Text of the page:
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Navigating chemical space for biology and medicine

Despite over a century of applying organic synthesis to the search for drugs, we are still far from even a cursory examination of the vast number of possible small molecules that could be created. Indeed, a thorough examination of all 'chemical space' is practically impossible. Given this, what are... Full description

Journal Title: Nature Dec 16, 2004, Vol.432(7019), p.855(7)
Main Author: Lipinski, Christopher
Other Authors: Hopkins, Andrew
Format: Electronic Article Electronic Article
Language: English
Subjects:
ID: ISSN: 0028-0836
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recordid: gale_hrca186286394
title: Navigating chemical space for biology and medicine
format: Article
creator:
  • Lipinski, Christopher
  • Hopkins, Andrew
subjects:
  • Strategy
  • Biological
  • Drugs
  • Biology
  • Copyrights
  • Synthesis
  • Searching
  • Medicine
  • Documents
  • General and Nonclassified (MD)
  • General and Nonclassified (EC)
  • General and Nonclassified (Ed)
  • General and Nonclassified (Ep)
  • Surveying, Theory, and Analysis (CE)
  • Design Principles, Theory, and Analysis (Mt)
  • Computing Milieux (General) (Ci)
  • Electronics and Communications Milieux (General) (Ea)
  • Solid State Milieux (General) (So)
  • Article
ispartof: Nature, Dec 16, 2004, Vol.432(7019), p.855(7)
description: Despite over a century of applying organic synthesis to the search for drugs, we are still far from even a cursory examination of the vast number of possible small molecules that could be created. Indeed, a thorough examination of all 'chemical space' is practically impossible. Given this, what are the best strategies for identifying small molecules that modulate biological targets? And how might such strategies differ, depending on whether the primary goal is to understand biological systems or to develop potential drugs?
language: English
source:
identifier: ISSN: 0028-0836
fulltext: fulltext
issn:
  • 0028-0836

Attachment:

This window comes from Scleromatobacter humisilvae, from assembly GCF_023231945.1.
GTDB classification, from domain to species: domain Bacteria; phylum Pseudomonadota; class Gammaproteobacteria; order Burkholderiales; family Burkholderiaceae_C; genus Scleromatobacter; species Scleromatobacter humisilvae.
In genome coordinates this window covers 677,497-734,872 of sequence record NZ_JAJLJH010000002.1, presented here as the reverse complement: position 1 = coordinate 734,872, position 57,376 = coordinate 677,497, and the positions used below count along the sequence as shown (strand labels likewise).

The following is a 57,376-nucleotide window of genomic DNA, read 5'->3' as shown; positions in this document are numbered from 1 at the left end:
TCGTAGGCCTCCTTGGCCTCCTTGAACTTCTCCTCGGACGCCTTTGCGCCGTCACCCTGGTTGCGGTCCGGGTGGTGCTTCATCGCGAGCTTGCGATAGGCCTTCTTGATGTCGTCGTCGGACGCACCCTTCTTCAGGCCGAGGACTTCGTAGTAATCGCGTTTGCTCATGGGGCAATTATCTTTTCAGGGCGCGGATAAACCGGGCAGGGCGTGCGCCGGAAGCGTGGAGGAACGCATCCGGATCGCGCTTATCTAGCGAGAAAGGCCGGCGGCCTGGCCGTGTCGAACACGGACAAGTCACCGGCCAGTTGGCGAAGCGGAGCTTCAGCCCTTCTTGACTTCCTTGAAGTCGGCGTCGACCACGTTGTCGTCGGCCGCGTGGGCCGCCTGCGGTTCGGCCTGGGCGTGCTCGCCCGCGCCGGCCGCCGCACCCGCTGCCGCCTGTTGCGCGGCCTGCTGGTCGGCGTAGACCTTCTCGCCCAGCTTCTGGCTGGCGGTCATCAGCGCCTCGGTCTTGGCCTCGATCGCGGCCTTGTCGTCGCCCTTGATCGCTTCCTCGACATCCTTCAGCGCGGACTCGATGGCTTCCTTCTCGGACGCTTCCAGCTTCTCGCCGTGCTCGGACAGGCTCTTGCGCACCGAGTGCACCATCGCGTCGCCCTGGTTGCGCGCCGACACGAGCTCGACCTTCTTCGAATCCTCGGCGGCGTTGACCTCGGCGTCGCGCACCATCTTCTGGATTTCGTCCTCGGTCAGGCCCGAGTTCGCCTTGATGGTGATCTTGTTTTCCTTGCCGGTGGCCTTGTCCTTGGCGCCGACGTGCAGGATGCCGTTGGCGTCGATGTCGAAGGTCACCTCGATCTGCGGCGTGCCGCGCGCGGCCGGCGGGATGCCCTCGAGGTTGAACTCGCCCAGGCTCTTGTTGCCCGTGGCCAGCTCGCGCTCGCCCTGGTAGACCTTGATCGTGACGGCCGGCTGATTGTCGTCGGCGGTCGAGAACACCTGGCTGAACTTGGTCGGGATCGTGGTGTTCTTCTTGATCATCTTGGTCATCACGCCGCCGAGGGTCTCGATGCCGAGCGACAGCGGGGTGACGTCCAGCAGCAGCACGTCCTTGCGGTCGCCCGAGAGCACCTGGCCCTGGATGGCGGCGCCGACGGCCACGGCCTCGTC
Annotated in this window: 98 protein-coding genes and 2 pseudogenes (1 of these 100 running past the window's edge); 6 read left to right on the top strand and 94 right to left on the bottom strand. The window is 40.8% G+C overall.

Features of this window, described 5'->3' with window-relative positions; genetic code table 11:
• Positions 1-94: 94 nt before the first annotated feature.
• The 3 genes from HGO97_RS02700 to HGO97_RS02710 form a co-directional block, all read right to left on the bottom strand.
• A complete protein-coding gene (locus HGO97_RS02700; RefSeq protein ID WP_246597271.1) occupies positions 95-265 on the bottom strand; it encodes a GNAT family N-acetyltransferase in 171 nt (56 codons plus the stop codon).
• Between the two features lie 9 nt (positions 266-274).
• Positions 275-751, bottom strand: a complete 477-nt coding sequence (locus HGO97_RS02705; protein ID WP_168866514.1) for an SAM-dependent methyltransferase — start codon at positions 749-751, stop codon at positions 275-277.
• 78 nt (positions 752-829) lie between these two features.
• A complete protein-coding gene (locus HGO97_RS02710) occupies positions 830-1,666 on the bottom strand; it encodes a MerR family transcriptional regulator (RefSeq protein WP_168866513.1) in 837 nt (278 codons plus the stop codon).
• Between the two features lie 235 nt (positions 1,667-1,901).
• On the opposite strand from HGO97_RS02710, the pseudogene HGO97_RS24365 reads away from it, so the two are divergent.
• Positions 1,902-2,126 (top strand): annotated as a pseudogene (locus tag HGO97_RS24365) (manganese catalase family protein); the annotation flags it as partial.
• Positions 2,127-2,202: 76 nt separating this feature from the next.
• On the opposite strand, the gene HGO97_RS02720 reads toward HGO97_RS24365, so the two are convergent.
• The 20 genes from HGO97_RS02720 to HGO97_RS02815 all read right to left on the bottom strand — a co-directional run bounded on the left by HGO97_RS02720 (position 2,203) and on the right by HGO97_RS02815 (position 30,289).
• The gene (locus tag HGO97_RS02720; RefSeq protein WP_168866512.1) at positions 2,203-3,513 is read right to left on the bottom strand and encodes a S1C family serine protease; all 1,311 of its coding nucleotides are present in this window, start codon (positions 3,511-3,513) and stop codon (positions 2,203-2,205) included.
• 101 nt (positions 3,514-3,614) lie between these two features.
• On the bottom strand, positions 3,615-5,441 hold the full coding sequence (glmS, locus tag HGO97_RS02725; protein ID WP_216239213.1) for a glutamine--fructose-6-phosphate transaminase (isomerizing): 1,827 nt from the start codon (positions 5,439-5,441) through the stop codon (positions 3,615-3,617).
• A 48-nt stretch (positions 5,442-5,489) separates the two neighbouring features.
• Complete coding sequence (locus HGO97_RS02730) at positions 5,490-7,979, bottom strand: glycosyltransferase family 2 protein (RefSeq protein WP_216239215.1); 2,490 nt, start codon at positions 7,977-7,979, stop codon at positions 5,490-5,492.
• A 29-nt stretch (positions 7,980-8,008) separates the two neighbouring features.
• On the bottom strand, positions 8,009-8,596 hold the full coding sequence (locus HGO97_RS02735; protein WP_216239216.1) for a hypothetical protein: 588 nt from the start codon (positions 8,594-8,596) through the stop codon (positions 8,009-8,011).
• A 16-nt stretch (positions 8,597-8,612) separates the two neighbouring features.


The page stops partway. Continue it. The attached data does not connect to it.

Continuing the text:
• 00280836
url: Link


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descriptionDespite over a century of applying organic synthesis to the search for drugs, we are still far from even a cursory examination of the vast number of possible small molecules that could be created. Indeed, a thorough examination of all 'chemical space' is practically impossible. Given this, what are the best strategies for identifying small molecules that modulate biological targets? And how might such strategies differ, depending on whether the primary goal is to understand biological systems or to develop potential drugs?
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subjectStrategy ; Biological ; Drugs ; Biology ; Copyrights ; Synthesis ; Searching ; Medicine ; Documents ; General and Nonclassified (MD) ; General and Nonclassified (EC) ; General and Nonclassified (Ed) ; General and Nonclassified (Ep) ; Surveying, Theory, and Analysis (CE) ; Design Principles, Theory, and Analysis (Mt) ; Computing Milieux (General) (Ci) ; Electronics and Communications Milieux (General) (Ea) ; Solid State Milieux (General) (So) ; Article;
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abstractDespite over a century of applying organic synthesis to the search for drugs, we are still far from even a cursory examination of the vast number of possible small molecules that could be created. Indeed, a thorough examination of all 'chemical space' is practically impossible. Given this, what are the best strategies for identifying small molecules that modulate biological targets? And how might such strategies differ, depending on whether the primary goal is to understand biological systems or to develop potential drugs?
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